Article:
Fig. 1: T cell-dependent B cell differentiation.
figure 1

T cell-dependent B cell differentiation is initiated when B cells engage with their antigen through their B cell receptor (BCR) and a cognate T cell response is activated (left side of figure). Activated B cells and T cells then move to the border of the B cell follicle and T cell zones by modifying their expression of chemokine receptors119 and form cognate pairs through physical interactions. These interactions can induce B cell class-switch recombination to change their initial IgD and IgM isotypes to IgG, IgA or IgE120. These interactions drive the differentiation of mostly IgM+ low-affinity memory B cells, low-affinity plasmablasts, and pre-germinal centre B cells that re-enter the B cell follicle with T follicular helper cells to seed a new germinal centre4. The germinal centre is composed of germinal centre B cells, T follicular helper cells and supportive cells, such as follicular dendritic cells, that organize and maintain the germinal centre environment4. In the germinal centre, T follicular helper cells induce somatic hypermutation in germinal centre B cells and direct them to differentiate into high-affinity short-lived and high-affinity long-lived plasma cells and into T-bet or T-bet+ memory B cells4,12. Memory B cells can then later participate in an immune response if they are re-exposed to antigen (secondary germinal centre).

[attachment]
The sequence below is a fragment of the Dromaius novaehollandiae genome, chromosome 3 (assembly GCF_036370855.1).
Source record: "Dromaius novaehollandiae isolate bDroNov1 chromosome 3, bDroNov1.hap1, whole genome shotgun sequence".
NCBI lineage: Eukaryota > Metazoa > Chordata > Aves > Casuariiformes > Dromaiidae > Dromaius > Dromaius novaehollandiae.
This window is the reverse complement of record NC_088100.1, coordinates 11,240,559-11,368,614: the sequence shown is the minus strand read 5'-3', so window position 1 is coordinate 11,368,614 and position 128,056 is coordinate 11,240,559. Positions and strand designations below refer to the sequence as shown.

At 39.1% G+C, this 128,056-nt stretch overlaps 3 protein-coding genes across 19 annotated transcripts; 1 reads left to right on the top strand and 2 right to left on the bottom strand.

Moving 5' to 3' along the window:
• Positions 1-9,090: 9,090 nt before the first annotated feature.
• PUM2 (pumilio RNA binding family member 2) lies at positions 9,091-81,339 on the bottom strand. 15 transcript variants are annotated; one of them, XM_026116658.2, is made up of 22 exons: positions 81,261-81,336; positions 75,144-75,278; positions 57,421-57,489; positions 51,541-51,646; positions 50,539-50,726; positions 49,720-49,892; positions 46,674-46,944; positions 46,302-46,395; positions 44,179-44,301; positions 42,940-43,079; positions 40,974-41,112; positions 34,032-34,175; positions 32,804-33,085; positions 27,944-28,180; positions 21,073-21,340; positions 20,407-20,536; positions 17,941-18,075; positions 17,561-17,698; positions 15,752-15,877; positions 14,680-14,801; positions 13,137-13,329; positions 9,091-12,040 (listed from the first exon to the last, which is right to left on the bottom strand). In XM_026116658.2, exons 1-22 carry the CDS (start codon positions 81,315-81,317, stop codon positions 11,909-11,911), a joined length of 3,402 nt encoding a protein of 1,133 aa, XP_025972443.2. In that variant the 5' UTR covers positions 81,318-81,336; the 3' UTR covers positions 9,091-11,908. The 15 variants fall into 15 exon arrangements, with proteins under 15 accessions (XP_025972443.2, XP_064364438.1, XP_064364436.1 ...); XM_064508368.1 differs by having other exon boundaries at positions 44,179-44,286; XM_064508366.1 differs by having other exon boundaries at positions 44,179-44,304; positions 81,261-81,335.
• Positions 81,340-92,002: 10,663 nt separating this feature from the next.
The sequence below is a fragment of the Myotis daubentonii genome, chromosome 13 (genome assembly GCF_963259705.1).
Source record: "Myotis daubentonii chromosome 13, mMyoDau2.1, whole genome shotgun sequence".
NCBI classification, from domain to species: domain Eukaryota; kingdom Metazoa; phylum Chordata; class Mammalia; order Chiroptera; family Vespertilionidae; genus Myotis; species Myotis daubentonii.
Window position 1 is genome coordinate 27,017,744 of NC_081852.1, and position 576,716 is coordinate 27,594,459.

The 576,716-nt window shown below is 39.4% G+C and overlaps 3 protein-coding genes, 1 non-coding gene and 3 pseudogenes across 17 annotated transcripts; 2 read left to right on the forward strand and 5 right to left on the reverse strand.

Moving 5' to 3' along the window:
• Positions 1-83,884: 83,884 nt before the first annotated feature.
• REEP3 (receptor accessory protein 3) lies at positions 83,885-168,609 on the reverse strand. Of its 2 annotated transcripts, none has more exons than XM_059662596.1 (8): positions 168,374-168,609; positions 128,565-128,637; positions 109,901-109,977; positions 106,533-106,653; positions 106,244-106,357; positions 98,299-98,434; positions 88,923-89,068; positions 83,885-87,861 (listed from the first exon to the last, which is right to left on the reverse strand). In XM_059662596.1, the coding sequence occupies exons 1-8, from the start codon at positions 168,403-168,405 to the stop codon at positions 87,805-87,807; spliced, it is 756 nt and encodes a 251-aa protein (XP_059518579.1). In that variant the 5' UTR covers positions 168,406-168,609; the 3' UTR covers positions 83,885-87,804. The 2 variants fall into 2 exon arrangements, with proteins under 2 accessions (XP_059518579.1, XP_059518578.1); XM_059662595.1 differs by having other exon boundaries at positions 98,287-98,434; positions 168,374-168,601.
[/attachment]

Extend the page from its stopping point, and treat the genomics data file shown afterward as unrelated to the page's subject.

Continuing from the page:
B cells contribute to immunity through antibody production, antigen presentation and production of secreted products. When antibodies bind their targets, they can initiate antibody-dependent cellular cytotoxicity, complement-dependent cytotoxicity or phagocytosis5. Antigen presentation is a process wherein B cells endocytose antigens, then process and load them onto MHC class II molecules to present to CD4+ T cells. Antigen presentation by B cells is essential in maintaining germinal centres and to activate and polarize CD4+ T cell responses. Another major mechanism employed by B cells to affect immune responses is the secretion of pro-inflammatory and anti-inflammatory cytokines. Regulatory B (Breg) cells generally produce anti-inflammatory cytokines while antigen-experienced B cells generally secrete pro-inflammatory cytokines3.

Where are B cells in the healthy CNS?

Before immune cells can enter the CNS parenchyma, they must first pass through restrictive barriers of the post-capillary venules (blood–brain barrier (BBB)), meninges (blood–meningeal barrier) and choroid plexus (blood–CSF barrier). Here, we provide a brief description of how these barriers interact with immune cells; for more in-depth descriptions see refs6,7.